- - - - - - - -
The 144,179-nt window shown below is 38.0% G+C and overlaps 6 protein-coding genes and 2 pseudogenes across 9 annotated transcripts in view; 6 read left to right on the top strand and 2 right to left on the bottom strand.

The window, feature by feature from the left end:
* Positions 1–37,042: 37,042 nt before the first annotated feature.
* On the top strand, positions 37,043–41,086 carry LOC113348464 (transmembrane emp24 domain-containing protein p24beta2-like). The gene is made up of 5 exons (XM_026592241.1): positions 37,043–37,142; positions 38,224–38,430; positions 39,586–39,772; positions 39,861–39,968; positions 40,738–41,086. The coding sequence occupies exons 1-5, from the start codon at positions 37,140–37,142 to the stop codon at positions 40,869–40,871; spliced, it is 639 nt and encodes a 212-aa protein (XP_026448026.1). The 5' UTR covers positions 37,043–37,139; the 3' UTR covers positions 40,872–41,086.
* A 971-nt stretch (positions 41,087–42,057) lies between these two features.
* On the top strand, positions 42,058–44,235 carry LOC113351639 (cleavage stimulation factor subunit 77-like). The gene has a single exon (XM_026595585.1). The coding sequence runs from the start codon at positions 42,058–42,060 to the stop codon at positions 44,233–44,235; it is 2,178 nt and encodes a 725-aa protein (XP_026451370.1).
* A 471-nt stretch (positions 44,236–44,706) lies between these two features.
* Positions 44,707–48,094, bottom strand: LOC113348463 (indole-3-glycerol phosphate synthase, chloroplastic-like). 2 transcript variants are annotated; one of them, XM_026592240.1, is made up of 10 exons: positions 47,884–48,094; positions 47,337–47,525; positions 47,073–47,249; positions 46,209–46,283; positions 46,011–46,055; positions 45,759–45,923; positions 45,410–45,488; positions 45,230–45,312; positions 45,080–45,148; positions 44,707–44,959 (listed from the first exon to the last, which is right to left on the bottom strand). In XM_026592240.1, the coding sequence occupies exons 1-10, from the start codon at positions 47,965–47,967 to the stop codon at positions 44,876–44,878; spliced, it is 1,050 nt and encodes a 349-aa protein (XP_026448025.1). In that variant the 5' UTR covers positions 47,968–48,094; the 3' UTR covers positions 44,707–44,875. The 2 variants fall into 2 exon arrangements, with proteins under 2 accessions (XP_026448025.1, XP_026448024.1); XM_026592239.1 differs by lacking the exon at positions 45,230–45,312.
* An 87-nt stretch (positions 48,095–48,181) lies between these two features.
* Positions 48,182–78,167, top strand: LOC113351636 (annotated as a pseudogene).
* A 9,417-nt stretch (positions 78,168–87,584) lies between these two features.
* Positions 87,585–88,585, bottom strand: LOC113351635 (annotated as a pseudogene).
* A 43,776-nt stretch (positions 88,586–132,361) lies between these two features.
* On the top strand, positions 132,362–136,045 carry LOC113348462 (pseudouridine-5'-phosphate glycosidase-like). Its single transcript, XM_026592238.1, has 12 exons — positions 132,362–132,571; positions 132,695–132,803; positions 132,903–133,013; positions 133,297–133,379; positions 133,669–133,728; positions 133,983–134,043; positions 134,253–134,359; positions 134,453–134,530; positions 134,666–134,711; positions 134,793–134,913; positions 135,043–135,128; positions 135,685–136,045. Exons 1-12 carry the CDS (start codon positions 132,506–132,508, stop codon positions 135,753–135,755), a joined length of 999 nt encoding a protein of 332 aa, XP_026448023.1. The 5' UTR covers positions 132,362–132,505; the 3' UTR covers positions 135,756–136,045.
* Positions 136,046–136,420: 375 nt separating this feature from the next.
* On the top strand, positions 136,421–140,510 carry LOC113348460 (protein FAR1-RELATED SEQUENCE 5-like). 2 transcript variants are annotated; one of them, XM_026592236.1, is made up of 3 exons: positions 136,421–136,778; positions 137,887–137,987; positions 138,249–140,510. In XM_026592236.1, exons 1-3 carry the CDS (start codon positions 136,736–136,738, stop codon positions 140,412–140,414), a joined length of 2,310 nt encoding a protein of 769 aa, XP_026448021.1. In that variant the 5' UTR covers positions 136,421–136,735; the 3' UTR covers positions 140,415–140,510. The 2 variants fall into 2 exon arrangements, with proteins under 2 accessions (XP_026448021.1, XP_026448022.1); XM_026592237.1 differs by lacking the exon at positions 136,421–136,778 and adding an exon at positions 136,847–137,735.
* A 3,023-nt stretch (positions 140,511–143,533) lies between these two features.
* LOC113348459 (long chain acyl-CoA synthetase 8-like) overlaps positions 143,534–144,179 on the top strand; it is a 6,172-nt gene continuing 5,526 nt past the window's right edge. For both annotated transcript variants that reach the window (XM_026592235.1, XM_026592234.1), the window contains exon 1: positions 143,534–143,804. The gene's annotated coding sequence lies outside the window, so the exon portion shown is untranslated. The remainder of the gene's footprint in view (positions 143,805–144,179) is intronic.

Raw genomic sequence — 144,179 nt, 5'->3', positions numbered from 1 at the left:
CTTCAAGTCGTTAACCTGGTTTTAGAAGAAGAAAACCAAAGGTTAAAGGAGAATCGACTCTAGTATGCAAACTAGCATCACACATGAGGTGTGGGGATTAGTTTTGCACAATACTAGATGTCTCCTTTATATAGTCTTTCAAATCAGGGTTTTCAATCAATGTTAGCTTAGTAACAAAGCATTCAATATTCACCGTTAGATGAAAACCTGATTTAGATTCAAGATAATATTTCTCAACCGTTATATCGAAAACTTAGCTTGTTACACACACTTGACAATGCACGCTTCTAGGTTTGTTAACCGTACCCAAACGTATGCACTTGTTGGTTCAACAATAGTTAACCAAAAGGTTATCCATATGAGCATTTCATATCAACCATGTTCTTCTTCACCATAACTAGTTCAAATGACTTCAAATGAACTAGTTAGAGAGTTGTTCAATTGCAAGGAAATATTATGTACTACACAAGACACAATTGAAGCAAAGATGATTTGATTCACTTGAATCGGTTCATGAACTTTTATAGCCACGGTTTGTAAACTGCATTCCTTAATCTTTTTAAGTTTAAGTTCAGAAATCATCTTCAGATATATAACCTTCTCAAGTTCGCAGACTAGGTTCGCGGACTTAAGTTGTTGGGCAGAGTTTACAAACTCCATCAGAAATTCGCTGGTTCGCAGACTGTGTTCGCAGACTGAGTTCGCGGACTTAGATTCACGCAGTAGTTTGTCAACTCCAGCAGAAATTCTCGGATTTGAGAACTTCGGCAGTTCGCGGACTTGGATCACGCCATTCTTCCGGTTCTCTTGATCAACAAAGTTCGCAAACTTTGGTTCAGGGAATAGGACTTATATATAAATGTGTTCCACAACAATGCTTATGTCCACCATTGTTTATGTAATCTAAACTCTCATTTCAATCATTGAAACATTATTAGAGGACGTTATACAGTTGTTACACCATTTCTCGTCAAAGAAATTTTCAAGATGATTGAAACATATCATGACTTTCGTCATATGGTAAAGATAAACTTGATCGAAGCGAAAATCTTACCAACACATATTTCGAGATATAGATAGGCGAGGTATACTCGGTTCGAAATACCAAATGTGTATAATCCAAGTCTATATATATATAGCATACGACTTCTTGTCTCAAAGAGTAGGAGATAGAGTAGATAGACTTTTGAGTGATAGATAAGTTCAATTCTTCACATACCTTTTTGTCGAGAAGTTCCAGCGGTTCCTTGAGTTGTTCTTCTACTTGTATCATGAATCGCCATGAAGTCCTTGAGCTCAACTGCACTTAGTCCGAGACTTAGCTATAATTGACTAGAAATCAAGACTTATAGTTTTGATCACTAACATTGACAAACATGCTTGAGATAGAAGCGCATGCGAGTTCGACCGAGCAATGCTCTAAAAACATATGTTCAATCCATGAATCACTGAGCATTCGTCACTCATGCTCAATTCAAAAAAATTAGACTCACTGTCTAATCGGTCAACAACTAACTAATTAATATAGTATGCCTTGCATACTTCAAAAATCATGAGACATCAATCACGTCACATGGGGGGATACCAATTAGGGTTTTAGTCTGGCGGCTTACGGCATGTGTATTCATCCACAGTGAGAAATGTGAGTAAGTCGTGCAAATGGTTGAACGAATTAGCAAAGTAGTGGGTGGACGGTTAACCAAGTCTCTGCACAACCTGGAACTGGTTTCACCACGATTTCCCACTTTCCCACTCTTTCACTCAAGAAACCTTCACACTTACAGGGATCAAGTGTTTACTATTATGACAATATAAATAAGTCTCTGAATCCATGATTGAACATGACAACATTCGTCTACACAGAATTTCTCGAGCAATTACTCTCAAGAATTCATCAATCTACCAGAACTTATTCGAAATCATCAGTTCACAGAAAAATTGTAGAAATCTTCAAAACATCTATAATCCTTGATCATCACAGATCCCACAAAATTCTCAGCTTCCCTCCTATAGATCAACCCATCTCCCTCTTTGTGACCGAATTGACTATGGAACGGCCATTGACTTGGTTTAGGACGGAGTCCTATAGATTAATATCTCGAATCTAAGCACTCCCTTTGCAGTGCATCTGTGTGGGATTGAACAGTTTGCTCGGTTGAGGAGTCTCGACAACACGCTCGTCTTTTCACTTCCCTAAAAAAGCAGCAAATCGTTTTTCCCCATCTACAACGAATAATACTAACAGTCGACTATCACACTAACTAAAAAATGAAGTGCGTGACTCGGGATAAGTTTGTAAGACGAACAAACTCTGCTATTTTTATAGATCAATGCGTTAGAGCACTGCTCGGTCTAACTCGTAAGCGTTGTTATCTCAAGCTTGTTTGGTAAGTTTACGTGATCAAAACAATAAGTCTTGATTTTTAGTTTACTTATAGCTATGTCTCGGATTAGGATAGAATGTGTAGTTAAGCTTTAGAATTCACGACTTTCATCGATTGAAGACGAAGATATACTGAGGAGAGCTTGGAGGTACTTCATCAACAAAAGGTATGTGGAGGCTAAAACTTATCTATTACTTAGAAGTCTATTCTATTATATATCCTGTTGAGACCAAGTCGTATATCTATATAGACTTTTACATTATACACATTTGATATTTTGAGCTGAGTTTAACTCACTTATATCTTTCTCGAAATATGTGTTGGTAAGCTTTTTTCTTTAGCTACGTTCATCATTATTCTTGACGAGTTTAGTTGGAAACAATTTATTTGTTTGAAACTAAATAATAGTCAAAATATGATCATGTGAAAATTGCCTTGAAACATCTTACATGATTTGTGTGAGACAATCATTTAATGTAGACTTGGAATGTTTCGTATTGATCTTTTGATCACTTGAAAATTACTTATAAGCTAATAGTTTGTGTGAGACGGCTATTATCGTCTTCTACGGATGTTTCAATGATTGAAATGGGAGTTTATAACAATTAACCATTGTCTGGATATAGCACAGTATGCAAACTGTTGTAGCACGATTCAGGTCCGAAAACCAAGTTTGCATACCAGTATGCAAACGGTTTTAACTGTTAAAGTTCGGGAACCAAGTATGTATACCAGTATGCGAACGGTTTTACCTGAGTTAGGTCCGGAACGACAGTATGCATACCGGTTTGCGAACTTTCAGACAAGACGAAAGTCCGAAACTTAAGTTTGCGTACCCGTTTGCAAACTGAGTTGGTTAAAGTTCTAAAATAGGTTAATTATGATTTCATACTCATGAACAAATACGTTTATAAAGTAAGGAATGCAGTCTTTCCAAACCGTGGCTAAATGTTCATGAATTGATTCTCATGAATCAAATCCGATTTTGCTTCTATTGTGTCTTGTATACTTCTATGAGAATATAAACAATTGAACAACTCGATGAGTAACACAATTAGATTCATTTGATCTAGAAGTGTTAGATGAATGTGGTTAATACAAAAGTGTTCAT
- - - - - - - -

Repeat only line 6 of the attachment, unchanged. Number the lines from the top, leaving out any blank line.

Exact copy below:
* On the top strand, positions 42,058–44,235 carry LOC113351639 (cleavage stimulation factor subunit 77-like). The gene has a single exon (XM_026595585.1). The coding sequence runs from the start codon at positions 42,058–42,060 to the stop codon at positions 44,233–44,235; it is 2,178 nt and encodes a 725-aa protein (XP_026451370.1).